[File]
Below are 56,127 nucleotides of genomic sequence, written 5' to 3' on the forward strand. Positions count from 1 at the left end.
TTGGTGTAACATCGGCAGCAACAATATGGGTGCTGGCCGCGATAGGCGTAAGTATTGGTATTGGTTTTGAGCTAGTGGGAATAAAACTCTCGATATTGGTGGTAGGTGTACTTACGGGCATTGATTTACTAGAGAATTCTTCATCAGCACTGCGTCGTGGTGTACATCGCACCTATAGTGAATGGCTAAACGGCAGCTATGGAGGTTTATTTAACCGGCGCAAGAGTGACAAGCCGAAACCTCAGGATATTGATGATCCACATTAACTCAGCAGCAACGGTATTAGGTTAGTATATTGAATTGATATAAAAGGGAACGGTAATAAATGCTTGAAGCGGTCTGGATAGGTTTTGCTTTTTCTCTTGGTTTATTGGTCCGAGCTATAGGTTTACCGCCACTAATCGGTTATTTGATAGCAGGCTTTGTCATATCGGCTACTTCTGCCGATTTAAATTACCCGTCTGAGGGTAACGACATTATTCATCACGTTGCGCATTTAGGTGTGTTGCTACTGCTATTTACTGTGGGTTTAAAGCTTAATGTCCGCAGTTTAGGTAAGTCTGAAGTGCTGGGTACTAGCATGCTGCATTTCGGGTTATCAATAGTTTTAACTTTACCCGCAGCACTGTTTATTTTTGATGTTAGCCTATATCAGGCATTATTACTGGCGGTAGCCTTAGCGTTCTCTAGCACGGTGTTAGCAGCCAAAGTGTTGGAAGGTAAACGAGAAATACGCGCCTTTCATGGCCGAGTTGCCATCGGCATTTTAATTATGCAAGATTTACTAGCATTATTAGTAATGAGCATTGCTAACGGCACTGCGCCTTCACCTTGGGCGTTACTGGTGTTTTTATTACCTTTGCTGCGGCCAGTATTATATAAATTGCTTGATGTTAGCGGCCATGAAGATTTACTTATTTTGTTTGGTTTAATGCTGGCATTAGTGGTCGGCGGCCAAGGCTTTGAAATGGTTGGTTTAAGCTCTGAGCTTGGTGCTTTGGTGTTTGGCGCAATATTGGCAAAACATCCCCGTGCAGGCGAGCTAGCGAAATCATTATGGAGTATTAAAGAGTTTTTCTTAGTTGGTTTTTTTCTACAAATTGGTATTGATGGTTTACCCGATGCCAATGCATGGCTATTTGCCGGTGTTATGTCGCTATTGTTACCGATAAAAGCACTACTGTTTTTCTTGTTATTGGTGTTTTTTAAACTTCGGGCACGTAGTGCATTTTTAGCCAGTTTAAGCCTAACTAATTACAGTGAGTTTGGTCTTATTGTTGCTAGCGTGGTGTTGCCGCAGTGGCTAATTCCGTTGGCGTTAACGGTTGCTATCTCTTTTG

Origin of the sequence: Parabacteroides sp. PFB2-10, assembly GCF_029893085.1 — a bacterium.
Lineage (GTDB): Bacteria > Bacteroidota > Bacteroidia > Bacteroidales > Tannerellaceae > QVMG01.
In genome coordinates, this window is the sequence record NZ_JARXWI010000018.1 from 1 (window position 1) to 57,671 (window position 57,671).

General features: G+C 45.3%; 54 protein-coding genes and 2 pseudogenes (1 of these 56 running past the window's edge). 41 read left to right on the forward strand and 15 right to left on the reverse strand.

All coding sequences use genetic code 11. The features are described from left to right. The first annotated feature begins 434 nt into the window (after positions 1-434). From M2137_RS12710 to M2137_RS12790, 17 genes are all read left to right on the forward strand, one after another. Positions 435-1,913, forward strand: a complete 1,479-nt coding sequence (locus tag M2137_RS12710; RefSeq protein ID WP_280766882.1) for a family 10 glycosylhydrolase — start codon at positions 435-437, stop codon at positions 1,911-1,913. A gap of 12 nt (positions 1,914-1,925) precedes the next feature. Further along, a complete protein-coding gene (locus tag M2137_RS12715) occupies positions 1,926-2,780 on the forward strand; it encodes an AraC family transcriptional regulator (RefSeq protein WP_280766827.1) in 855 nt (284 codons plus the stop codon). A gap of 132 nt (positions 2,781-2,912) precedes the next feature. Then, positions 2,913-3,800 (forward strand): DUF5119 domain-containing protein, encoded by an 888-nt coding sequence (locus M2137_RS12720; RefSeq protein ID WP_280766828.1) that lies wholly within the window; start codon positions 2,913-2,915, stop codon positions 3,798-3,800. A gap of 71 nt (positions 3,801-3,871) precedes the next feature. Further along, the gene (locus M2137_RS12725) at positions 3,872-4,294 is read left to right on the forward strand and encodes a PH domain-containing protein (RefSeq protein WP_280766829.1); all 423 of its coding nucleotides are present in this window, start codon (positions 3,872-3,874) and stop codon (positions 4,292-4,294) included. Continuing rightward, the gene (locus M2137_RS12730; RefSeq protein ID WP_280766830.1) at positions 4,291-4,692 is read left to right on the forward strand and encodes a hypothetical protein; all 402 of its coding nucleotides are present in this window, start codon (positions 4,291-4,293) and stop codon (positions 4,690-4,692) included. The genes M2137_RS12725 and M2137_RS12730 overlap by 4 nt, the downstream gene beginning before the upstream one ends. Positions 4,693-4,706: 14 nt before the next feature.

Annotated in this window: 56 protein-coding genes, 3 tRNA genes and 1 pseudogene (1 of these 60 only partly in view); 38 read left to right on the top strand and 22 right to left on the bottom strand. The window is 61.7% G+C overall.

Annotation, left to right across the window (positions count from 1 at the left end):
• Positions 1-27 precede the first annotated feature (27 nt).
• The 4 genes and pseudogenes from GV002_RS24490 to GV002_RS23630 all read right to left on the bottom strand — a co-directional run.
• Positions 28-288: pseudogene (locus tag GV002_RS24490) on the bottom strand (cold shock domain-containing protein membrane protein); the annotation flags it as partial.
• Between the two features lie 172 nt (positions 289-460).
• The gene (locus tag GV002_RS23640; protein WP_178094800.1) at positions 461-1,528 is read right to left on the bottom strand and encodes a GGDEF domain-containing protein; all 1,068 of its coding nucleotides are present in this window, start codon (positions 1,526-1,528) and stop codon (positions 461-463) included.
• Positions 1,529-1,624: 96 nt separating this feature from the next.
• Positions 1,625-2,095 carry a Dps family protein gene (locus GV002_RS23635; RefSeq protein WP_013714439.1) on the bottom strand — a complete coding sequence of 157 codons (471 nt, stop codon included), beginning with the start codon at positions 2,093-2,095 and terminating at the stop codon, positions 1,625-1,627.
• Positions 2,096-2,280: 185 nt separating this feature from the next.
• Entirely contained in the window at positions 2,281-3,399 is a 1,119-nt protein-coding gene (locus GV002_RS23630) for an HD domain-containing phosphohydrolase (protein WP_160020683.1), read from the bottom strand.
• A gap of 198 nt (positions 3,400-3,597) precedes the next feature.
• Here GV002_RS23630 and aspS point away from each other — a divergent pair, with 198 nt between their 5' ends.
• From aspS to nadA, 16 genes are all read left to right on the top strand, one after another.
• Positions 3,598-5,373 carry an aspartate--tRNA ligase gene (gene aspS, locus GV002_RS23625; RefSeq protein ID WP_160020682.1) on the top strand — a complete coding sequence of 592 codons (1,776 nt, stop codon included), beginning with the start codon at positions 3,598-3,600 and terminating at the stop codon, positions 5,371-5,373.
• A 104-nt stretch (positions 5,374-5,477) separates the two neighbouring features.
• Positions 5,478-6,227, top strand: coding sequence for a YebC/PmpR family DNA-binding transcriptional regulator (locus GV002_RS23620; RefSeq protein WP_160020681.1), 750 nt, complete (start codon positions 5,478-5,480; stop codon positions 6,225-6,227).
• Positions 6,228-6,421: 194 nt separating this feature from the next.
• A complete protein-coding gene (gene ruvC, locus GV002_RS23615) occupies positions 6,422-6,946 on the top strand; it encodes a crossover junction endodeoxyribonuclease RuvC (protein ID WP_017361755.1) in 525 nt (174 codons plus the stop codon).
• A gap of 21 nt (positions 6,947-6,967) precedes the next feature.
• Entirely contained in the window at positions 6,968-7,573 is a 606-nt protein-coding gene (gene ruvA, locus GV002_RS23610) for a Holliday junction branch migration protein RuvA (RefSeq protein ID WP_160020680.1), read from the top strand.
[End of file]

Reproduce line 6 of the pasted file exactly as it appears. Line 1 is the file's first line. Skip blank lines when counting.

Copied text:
General features: G+C 45.3%; 54 protein-coding genes and 2 pseudogenes (1 of these 56 running past the window's edge). 41 read left to right on the forward strand and 15 right to left on the reverse strand.